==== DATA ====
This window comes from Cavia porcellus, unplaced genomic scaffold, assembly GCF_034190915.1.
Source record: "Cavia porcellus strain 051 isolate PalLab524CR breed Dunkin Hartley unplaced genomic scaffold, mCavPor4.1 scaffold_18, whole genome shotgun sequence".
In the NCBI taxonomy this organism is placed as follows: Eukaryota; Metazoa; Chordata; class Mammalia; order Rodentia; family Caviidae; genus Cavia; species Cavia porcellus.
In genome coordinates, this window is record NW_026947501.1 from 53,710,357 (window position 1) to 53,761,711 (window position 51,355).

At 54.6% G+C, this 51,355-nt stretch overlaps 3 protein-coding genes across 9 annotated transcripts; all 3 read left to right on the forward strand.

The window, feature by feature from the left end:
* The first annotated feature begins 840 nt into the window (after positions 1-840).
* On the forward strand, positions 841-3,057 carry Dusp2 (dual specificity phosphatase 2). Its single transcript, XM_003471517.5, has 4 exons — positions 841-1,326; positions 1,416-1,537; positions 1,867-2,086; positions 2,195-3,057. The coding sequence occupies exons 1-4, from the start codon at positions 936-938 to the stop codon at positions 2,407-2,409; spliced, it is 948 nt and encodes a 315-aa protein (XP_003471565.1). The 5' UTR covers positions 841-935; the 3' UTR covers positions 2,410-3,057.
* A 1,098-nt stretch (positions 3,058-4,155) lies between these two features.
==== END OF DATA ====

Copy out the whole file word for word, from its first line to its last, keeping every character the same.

This window comes from Cavia porcellus, unplaced genomic scaffold, assembly GCF_034190915.1.
Source record: "Cavia porcellus strain 051 isolate PalLab524CR breed Dunkin Hartley unplaced genomic scaffold, mCavPor4.1 scaffold_18, whole genome shotgun sequence".
In the NCBI taxonomy this organism is placed as follows: Eukaryota; Metazoa; Chordata; class Mammalia; order Rodentia; family Caviidae; genus Cavia; species Cavia porcellus.
In genome coordinates, this window is record NW_026947501.1 from 53,710,357 (window position 1) to 53,761,711 (window position 51,355).

At 54.6% G+C, this 51,355-nt stretch overlaps 3 protein-coding genes across 9 annotated transcripts; all 3 read left to right on the forward strand.

The window, feature by feature from the left end:
* The first annotated feature begins 840 nt into the window (after positions 1-840).
* On the forward strand, positions 841-3,057 carry Dusp2 (dual specificity phosphatase 2). Its single transcript, XM_003471517.5, has 4 exons — positions 841-1,326; positions 1,416-1,537; positions 1,867-2,086; positions 2,195-3,057. The coding sequence occupies exons 1-4, from the start codon at positions 936-938 to the stop codon at positions 2,407-2,409; spliced, it is 948 nt and encodes a 315-aa protein (XP_003471565.1). The 5' UTR covers positions 841-935; the 3' UTR covers positions 2,410-3,057.
* A 1,098-nt stretch (positions 3,058-4,155) lies between these two features.